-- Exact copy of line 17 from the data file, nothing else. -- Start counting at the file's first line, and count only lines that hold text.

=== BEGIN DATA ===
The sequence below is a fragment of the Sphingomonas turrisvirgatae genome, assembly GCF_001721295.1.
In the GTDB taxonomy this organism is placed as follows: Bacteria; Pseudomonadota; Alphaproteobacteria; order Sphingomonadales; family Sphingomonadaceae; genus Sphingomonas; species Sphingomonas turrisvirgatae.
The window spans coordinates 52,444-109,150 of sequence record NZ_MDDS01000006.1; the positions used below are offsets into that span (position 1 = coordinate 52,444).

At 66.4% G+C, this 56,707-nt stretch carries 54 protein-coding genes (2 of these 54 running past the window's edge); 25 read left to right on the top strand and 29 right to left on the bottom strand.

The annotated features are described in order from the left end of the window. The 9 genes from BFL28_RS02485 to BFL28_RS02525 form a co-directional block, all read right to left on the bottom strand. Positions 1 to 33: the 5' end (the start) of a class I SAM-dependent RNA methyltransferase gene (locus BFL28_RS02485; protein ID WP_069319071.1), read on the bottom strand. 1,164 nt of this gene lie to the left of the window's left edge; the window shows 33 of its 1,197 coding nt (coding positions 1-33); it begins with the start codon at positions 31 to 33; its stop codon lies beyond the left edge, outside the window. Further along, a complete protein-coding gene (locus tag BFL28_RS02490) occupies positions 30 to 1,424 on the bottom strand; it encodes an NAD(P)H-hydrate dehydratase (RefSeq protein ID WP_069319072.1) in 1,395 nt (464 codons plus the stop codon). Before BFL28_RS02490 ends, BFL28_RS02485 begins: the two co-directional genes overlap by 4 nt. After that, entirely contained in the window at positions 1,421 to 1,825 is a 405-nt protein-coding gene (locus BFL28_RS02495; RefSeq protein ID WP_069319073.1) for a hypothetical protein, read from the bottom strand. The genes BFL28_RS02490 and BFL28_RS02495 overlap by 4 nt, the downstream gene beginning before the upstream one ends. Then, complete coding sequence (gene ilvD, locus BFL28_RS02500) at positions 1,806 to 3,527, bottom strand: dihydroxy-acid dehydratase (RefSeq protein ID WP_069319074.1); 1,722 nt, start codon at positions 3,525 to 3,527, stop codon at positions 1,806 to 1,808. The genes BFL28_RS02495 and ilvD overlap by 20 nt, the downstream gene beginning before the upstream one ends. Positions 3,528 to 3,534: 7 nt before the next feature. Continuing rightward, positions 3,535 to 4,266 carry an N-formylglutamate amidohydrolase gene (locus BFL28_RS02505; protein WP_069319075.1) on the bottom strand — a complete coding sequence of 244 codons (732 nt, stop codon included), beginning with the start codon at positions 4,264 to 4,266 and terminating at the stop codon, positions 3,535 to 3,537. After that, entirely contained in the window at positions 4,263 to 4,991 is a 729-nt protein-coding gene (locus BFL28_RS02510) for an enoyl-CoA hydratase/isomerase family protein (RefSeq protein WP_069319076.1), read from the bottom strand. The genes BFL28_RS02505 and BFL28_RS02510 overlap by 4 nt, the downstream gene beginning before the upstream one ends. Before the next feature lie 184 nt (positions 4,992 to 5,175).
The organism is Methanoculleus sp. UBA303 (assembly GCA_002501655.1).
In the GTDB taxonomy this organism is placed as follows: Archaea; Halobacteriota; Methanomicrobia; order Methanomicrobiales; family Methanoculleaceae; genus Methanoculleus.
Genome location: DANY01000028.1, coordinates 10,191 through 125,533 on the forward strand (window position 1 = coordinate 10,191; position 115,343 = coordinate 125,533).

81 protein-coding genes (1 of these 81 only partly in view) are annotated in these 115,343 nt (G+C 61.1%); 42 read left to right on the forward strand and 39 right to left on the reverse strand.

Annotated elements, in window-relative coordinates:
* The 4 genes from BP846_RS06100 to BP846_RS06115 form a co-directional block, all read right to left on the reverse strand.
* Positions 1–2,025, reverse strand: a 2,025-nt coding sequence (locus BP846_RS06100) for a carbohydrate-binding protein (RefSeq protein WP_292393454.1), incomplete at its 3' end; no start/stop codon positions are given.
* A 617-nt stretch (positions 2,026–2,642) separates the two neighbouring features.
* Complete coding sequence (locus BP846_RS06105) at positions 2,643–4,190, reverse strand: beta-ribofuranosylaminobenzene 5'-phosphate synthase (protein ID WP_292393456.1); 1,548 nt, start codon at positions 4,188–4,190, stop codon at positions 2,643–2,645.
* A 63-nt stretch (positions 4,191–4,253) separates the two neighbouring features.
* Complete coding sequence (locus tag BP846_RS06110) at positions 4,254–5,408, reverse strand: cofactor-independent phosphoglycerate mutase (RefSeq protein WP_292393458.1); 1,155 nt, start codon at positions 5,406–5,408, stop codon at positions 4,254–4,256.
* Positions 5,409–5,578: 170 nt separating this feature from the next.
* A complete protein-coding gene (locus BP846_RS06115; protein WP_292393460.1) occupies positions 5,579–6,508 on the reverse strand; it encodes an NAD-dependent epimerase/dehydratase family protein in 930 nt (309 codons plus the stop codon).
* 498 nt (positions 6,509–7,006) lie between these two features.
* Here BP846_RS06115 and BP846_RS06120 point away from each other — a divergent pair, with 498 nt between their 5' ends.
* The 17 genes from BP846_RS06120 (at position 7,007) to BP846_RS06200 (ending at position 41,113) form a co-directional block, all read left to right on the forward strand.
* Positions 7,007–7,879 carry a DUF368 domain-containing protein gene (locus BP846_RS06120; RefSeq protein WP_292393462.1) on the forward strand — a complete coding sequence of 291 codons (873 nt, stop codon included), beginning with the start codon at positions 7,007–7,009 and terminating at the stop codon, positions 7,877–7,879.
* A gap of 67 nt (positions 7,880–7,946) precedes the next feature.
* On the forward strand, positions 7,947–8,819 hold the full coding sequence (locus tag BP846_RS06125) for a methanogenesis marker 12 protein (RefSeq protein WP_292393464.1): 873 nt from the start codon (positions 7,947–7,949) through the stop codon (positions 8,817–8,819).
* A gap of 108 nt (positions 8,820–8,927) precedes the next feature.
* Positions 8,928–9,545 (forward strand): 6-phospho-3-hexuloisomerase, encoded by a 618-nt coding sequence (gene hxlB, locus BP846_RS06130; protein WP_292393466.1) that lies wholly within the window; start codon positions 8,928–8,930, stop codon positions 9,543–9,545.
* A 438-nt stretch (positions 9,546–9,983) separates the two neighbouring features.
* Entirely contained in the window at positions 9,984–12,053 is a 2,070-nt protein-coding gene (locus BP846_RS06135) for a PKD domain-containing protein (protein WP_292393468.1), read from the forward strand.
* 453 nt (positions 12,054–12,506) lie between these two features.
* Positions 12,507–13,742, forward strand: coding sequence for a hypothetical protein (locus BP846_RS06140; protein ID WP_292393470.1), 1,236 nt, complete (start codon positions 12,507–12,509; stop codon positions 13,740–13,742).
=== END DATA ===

* Positions 5,409–5,578: 170 nt separating this feature from the next.